A few weeks ago, I had the honor of working with the IT leadership team of a $20 billion global company. I was the guest of the CFO and CIO. Toward the end of the first day of the meeting the company’s Chairman of the Board and their CEO joined the meeting. Each spoke for about 15 minutes about the company, its future and what they saw as important in the coming year.
What struck me about their talks was the importance of technology in how they saw the future and the role of IT. Their remarks offer an example of how you would hope every Chairman or CEO would think about IT. For obvious reasons, I cannot tell you exactly what they said, but here is a description of their talks.
They started talking about the company’s recent history and foundation for success. It was a frank discussion using plain language. Next, they talked about what made the company unique and how it was going to continue to win in the future. They talked in terms of the company’s capabilities — what they did better than anyone else. They are a leader in CRM and an emerging leader in analytics. Finally the each talked about changes needed for continued success. They concentrated on the need to deploy these and other key technologies across the company.
At first look, these topics are fairly standard. I have seen CEOs talk with their senior IT teams covering similar ideas.
What was different was the way these two executives each gave that message.
It was clear that both Execs had deep operational knowledge of the company. They quoted operational metrics, pointed out specific examples at the local office level, the need to move practices from one part of the company to another, etc. You knew right away that they were not in the ivory tower. In those remarks they did not talk about IT and the business, only the business and its use of key technologies.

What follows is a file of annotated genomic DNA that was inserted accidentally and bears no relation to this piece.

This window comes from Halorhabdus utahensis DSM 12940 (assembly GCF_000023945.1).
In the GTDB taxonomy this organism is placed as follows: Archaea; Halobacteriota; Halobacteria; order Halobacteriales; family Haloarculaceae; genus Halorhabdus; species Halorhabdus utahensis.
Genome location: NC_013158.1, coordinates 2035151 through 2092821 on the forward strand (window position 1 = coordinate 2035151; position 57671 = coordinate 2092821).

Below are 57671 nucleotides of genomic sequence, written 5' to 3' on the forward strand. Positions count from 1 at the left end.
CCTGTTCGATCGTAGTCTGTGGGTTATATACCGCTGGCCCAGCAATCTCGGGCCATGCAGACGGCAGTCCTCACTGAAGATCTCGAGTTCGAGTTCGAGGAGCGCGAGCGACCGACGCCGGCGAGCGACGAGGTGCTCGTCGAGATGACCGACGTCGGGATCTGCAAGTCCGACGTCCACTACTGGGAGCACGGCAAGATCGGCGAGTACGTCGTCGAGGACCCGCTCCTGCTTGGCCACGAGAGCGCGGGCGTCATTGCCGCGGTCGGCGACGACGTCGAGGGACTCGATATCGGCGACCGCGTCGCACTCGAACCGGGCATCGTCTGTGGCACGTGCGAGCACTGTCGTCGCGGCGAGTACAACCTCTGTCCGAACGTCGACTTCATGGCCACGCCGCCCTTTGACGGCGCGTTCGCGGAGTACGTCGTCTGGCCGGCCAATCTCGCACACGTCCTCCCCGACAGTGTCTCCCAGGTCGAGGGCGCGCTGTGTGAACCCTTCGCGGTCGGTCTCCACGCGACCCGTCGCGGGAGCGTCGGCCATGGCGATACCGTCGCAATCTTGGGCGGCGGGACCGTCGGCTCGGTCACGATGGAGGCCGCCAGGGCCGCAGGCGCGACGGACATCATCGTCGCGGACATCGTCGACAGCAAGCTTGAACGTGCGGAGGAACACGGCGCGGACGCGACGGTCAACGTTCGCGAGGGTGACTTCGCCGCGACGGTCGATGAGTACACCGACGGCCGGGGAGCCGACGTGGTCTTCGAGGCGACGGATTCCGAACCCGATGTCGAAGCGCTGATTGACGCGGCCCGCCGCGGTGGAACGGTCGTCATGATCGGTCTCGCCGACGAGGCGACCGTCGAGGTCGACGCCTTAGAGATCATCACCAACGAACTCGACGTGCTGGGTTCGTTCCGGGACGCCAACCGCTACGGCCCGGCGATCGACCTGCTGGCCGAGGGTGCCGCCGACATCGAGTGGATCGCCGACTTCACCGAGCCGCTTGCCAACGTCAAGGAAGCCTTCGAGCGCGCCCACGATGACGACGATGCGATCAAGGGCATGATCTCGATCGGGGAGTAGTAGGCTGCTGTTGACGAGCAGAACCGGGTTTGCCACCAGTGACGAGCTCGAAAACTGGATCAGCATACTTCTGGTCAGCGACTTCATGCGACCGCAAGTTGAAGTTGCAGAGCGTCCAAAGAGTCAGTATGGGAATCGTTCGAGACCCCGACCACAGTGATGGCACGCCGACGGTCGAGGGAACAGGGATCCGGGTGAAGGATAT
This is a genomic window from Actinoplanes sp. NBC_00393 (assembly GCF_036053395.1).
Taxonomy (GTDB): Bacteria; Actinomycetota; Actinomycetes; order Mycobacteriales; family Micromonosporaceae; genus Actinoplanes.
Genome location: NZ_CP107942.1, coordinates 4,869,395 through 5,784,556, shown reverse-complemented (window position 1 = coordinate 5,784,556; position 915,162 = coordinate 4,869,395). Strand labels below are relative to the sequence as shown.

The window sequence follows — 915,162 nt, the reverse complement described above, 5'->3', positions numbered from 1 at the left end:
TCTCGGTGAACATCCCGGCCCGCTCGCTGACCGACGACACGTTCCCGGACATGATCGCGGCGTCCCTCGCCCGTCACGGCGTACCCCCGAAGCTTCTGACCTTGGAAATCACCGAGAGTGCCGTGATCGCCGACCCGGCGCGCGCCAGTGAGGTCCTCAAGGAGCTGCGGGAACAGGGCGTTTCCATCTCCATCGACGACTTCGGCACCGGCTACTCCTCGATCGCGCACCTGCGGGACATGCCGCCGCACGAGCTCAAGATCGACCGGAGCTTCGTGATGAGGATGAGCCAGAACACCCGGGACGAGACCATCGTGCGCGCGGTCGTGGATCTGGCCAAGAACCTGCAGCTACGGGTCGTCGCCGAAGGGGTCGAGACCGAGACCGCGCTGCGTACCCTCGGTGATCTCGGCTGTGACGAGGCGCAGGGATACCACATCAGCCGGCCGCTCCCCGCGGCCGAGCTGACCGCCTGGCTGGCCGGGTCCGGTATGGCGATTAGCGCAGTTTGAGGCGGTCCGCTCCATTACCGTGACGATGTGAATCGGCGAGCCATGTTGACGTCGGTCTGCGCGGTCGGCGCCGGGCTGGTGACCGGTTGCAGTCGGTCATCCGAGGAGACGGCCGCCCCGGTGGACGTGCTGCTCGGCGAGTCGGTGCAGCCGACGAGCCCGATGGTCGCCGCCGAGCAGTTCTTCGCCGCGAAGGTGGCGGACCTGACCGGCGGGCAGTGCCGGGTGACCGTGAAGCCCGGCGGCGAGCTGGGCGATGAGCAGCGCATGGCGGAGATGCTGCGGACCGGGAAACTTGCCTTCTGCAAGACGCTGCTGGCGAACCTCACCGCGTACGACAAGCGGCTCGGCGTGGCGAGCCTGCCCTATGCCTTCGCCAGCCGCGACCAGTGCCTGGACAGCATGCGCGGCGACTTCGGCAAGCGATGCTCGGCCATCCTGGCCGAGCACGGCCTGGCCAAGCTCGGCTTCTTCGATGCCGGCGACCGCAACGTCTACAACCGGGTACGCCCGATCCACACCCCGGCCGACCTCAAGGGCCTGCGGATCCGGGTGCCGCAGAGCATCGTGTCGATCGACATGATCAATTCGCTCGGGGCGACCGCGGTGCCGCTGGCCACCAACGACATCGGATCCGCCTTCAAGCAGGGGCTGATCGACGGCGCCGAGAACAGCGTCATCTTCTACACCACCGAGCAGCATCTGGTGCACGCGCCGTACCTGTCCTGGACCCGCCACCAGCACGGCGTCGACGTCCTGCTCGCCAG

These Execs delivered their messages in stories that covered the situation/challenge the company faced, the options they had, the reasons why they decided on a particular option and why they did not choose other options. Each story was about two minutes.
The way that they talked about technology caught my attention. They used the story structure to explain how they reached the conclusion to invest in technology with a focus on the business outcome. They knew the role technology needed to play across the enterprise. They then pointed out the skills and work IT did to bring that technology into the enterprise. Listening to the stories, you could see their thought process and gain a greater understanding of what they valued and how they made decisions about the business, information and technology.
The business outcome was the focus, not the IT organization or the particular investment project. They never once mentioned the XYZ initiative or program. The program was not important; the technology-based capability implemented by XYZ was what mattered.
During their talk, it became obvious that the Chairman and CEO valued IT for its results not its existence. In taking that approach, they avoided paying lip service or giving false praise. Something other CEOs often do when they talk about the organization rather than its results.
They did more than say, “IT did a great job.” They showed the IT Executives that they understood technology’s value in the company. Based on that value, they reminded IT leaders that they expected IT to push the organization forward based on the capability of information and technology to transform the business.
I believe that is the way you would like every Chairman or CEO to talk about technology because that is the way they talk about every other aspect of the business, using the vocabulary of results and the importance of each part in creating those results.